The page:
According to respondents, the most successful patient experience training program groups based on highly effective ratings are executive staff (50%), nurses (42%), and care managers (42%).
At the other end of the spectrum, physicians (19%) and off-site care partners (18%) receive the lowest responses for highly effective, and they receive the highest responses for slightly ineffective at 17% and 11%, respectively. Physicians (4%) also receive the highest response for highly ineffective, all of which points to the need for a greater focus on physician training.
Most difficult HCAHPS component
Respondents say that doctors communicating well (21%) is the most difficult HCAHPS survey measure, followed by receiving a rating of 9 or 10 on a scale of 0 to 10 (14%), and help is delivered as soon as patients want it (12%). The results for physicians communicate well reinforce the need for a greater emphasis on physician communication training.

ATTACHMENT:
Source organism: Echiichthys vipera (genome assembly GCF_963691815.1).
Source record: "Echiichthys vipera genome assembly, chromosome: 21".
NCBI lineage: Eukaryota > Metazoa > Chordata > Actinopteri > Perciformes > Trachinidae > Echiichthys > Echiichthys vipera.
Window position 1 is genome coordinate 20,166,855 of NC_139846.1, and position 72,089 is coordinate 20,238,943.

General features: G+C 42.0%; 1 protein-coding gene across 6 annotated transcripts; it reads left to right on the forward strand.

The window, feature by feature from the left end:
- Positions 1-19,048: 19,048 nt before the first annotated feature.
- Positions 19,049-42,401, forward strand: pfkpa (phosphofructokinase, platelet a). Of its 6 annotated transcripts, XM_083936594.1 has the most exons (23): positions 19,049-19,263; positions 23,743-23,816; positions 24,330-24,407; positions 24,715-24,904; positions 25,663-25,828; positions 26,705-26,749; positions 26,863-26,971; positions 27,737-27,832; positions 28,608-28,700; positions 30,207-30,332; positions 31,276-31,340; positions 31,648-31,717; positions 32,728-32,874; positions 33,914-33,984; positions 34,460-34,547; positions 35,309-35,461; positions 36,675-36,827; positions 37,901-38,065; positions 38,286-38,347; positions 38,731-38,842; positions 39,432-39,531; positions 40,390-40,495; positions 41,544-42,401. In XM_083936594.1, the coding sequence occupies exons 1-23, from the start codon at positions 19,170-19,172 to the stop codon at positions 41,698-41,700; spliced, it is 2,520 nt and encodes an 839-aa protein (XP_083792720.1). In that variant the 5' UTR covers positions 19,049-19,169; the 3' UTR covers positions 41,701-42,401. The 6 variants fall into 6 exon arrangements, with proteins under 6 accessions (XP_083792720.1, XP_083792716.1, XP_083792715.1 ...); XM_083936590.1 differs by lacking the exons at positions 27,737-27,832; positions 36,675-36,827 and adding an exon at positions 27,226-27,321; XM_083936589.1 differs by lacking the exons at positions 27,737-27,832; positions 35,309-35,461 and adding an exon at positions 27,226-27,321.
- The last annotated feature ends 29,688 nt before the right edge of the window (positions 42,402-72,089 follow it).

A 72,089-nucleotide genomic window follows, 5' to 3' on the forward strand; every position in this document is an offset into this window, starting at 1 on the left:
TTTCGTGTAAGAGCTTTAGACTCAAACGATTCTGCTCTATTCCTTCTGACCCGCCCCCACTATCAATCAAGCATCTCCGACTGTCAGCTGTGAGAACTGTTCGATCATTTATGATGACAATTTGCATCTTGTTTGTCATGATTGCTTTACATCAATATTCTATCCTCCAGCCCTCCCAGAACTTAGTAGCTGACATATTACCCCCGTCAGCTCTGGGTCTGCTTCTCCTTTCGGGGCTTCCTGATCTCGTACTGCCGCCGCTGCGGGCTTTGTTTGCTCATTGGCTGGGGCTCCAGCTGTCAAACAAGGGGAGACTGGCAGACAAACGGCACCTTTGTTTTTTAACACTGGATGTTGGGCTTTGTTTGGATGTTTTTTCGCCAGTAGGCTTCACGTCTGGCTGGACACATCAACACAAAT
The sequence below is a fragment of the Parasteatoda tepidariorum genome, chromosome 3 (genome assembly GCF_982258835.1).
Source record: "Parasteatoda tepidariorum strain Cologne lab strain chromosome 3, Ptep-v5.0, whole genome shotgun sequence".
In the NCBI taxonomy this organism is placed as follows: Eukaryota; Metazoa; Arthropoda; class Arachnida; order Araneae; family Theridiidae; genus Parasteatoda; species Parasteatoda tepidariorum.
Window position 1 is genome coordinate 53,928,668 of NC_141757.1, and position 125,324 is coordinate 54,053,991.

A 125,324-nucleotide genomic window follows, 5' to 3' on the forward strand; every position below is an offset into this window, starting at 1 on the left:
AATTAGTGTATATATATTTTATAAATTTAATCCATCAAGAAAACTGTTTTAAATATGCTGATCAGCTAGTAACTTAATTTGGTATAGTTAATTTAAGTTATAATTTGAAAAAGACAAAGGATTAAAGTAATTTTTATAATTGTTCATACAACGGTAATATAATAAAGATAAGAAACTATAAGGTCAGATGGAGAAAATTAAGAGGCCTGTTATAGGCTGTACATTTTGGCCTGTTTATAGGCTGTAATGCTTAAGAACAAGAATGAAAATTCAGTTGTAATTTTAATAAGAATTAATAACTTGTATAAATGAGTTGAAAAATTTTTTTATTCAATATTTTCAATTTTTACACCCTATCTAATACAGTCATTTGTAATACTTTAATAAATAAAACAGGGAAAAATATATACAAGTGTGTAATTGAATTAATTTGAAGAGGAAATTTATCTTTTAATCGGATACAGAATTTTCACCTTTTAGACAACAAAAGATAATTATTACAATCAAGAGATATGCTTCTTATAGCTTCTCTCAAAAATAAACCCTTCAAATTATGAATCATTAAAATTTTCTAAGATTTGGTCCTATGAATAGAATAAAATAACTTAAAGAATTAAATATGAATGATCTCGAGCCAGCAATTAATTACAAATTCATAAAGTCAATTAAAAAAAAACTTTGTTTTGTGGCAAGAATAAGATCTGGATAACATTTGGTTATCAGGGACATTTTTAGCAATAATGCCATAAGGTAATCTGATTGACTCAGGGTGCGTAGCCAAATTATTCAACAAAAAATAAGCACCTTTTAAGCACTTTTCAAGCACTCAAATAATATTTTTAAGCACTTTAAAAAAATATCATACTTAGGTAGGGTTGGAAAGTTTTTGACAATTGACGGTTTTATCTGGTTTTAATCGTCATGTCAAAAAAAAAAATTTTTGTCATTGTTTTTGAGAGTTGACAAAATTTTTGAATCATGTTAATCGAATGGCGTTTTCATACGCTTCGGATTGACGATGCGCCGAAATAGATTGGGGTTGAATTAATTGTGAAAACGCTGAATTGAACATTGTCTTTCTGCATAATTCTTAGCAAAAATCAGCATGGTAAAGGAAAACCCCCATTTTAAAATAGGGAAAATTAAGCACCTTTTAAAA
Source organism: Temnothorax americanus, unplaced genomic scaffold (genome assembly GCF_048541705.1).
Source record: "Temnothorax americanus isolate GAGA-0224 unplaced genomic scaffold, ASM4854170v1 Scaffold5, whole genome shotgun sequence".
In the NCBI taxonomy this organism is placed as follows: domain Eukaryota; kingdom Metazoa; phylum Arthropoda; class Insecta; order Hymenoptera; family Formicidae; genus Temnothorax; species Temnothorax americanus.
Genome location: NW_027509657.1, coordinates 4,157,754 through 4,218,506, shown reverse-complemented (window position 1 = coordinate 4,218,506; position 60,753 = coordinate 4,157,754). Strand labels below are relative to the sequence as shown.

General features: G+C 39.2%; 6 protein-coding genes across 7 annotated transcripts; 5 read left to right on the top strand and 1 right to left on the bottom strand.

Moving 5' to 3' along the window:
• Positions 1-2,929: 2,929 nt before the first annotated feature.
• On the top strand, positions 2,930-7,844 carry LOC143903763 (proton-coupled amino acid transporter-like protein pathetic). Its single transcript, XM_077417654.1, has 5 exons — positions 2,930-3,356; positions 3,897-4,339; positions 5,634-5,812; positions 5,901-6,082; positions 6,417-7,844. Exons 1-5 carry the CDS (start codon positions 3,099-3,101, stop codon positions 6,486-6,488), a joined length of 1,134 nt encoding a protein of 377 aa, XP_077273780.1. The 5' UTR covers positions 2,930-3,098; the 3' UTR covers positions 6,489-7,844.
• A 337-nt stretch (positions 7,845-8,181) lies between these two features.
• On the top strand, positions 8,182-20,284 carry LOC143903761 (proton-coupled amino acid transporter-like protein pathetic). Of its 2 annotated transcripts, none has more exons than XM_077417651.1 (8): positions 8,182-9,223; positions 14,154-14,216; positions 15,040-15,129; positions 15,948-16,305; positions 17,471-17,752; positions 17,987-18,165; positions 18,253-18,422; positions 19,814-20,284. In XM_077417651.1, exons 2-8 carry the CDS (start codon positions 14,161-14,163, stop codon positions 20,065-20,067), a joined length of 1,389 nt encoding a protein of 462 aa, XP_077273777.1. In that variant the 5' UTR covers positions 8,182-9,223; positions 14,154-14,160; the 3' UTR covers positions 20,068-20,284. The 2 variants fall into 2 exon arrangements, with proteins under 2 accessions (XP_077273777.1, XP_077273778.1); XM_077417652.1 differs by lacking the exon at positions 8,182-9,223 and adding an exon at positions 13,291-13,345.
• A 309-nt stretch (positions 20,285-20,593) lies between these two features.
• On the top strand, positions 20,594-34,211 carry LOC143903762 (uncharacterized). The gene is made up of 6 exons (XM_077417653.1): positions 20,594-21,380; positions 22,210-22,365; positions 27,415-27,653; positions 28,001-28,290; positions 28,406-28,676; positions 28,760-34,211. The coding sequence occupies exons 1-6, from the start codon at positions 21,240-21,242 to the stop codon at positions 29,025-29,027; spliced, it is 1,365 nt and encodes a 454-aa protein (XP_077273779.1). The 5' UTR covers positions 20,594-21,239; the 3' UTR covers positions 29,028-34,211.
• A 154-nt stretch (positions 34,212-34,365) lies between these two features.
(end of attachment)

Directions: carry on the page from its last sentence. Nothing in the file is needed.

The second-tier survey results are very tightly clustered, with nine of the 10 responses falling in the 2%–14% range, indicating that, while some respondents have difficulty across a broad range of HCAHPS survey measures, other than physician communication, no one measure dominates.
Most important patient experience areas
According to respondents, the top three areas where a positive patient experience is important are the emergency department (65%), discharge and follow-up (52%), and inpatient rooms (46%).
The reasons behind these results are quite practical in nature: A positive first impression in the ED encourages patients to use other hospital services in the future, and performing well at discharge and follow-up can help reduce hospital readmissions and reinforce a positive experience.
And because patients spend the majority of their time in inpatient rooms, this is an important opportunity to evaluate an organization's room cleanliness and noise levels.
Biggest stumbling block
Respondents say that difficulty changing organizational culture (31%) and abundance of other priorities (27%) are the biggest stumbling blocks for their patient experience programs. The remaining five stumbling blocks form a second tier that is clustered in a tight group, with responses ranging from 6% to 8%.
Jonathan Bees is a research analyst for HealthLeaders.